Tax increase for the 0.7%. Or is it the 77%?

The New York Times summarized the fiscal cliff deal in an article celebrating "the most progressive [tax code] since 1979," that brought "tax increases on the incomes of a small sliver of the richest Americans":

The last-minute deal struck by the departing 112th Congress raised taxes on a handful of the highest-earning Americans, with about 99.3 percent of households experiencing no change in their income taxes.

The author of the article, Annie Lowrey, repeats her thesis:

The result is a tax code that squeezes hundreds of billions of dollars more from the very well off - about $600 billion more over 10 years - while leaving the tax burden on everyone else mostly as it was.

Ms. Lowrey's source is the Tax Policy Center, the very same think tank quoted by Bloomberg (hardly a right wing source) in an article titled, "Senate-Passed Deal Means Higher Tax on 77% of Households," which reports:

More than 80 percent of households with incomes between $50,000 and $200,000 would pay higher taxes. Among the households facing higher taxes, the average increase would be $1,635, the policy center said. A 2 percent payroll tax cut, enacted during the economic slowdown, is being allowed to expire as of yesterday.

Technically, Ms. Lowrey is not lying since she specifies "income taxes" in the first quote, and qualifies the second statement with the word "mostly." But it's striking that in her zeal to revel in squeezing that "small sliver" of "the very well off," Ms. Lowrey never mentions the salient fact that merits a headline at Bloomberg.

One other amusing lie appeared as a photo caption in the New York Times article: "House Speaker John A. Boehner and President Obama worked together to avert a fiscal crisis at the start of the year." Yeah, right.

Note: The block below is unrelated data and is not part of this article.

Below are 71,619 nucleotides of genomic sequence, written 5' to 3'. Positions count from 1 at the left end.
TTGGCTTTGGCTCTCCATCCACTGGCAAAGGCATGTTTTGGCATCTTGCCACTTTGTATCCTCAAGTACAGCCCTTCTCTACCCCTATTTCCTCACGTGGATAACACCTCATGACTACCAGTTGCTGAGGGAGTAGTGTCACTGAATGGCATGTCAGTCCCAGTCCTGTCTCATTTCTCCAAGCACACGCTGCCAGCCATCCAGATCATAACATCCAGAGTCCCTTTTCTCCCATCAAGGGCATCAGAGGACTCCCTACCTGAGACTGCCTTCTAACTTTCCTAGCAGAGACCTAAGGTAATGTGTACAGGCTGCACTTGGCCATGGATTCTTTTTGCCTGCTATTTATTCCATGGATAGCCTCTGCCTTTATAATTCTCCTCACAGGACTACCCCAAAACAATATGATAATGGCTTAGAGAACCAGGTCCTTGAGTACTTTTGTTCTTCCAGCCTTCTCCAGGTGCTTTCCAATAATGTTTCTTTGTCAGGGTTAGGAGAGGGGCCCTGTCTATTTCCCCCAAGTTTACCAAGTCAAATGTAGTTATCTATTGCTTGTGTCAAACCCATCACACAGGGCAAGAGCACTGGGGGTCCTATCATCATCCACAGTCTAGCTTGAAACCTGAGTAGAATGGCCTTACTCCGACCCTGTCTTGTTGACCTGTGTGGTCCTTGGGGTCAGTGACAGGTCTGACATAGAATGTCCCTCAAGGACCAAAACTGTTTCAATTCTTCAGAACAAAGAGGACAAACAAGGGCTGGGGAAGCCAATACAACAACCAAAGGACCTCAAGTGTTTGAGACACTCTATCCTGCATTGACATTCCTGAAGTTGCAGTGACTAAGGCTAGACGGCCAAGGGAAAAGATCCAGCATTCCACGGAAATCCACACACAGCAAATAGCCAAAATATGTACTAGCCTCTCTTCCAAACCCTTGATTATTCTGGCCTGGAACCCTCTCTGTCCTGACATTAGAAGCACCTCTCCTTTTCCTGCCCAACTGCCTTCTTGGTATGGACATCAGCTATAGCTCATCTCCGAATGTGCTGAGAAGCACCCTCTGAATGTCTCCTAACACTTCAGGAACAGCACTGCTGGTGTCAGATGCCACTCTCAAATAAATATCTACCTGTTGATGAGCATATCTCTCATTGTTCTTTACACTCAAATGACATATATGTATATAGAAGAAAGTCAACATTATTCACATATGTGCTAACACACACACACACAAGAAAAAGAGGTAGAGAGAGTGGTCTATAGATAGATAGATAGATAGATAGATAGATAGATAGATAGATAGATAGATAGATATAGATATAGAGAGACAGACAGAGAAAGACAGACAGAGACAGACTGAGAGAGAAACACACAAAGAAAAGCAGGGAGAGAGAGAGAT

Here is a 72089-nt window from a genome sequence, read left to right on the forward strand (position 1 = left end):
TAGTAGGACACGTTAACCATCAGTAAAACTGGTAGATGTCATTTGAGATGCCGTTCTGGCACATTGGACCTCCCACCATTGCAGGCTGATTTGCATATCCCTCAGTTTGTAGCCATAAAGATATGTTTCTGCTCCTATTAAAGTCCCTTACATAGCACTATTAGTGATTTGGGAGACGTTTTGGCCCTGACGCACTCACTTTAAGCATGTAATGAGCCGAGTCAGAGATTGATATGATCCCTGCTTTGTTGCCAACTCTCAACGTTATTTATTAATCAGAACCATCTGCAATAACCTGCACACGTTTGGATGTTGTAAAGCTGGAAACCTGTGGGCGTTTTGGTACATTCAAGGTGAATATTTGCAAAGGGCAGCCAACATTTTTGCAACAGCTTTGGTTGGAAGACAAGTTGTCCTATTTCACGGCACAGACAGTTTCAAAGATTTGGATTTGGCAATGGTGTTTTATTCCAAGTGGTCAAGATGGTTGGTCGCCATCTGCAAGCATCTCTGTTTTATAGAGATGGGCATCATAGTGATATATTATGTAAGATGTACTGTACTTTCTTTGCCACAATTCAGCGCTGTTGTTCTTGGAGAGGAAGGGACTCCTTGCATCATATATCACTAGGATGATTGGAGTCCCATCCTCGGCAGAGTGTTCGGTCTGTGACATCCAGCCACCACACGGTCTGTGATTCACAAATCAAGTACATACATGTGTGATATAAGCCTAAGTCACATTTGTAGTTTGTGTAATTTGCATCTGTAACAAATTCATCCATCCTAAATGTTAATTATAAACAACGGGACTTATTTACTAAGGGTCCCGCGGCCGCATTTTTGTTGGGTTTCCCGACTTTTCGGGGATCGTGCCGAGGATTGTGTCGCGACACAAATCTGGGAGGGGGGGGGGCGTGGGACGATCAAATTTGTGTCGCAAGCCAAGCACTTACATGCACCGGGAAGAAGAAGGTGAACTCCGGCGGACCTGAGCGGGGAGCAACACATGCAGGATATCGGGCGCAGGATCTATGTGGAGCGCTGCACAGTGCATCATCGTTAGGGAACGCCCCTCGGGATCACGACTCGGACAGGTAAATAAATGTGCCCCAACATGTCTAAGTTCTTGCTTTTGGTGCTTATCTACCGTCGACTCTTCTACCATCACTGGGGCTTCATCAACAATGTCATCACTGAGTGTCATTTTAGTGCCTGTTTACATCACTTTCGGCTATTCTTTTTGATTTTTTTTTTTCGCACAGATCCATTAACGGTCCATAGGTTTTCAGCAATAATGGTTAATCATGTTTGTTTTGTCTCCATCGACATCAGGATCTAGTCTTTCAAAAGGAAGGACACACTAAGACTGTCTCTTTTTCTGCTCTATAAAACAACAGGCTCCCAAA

For a different interpretation see Fred Barnes's "The President Who Wants it All" or Peggy Noonan's column this week which concludes:

The president intends to consistently beat his opponents and leave them looking bad, or, failing that, to lose to them sometimes and then make them look bad. That's how he does politics.

The New York Times summarized the fiscal cliff deal in an article celebrating "the most progressive [tax code] since 1979," that brought "tax increases on the incomes of a small sliver of the richest Americans":

The last-minute deal struck by the departing 112th Congress raised taxes on a handful of the highest-earning Americans, with about 99.3 percent of households experiencing no change in their income taxes.

The author of the article, Annie Lowrey, repeats her thesis:

The result is a tax code that squeezes hundreds of billions of dollars more from the very well off - about $600 billion more over 10 years - while leaving the tax burden on everyone else mostly as it was.

Ms. Lowrey's source is the Tax Policy Center, the very same think tank quoted by Bloomberg (hardly a right wing source) in an article titled, "Senate-Passed Deal Means Higher Tax on 77% of Households," which reports:

More than 80 percent of households with incomes between $50,000 and $200,000 would pay higher taxes. Among the households facing higher taxes, the average increase would be $1,635, the policy center said. A 2 percent payroll tax cut, enacted during the economic slowdown, is being allowed to expire as of yesterday.

Technically, Ms. Lowrey is not lying since she specifies "income taxes" in the first quote, and qualifies the second statement with the word "mostly." But it's striking that in her zeal to revel in squeezing that "small sliver" of "the very well off," Ms. Lowrey never mentions the salient fact that merits a headline at Bloomberg.

One other amusing lie appeared as a photo caption in the New York Times article: "House Speaker John A. Boehner and President Obama worked together to avert a fiscal crisis at the start of the year." Yeah, right.

For a different interpretation see Fred Barnes's "The President Who Wants it All" or Peggy Noonan's column this week which concludes:

The president intends to consistently beat his opponents and leave them looking bad, or, failing that, to lose to them sometimes and then make them look bad. That's how he does politics.

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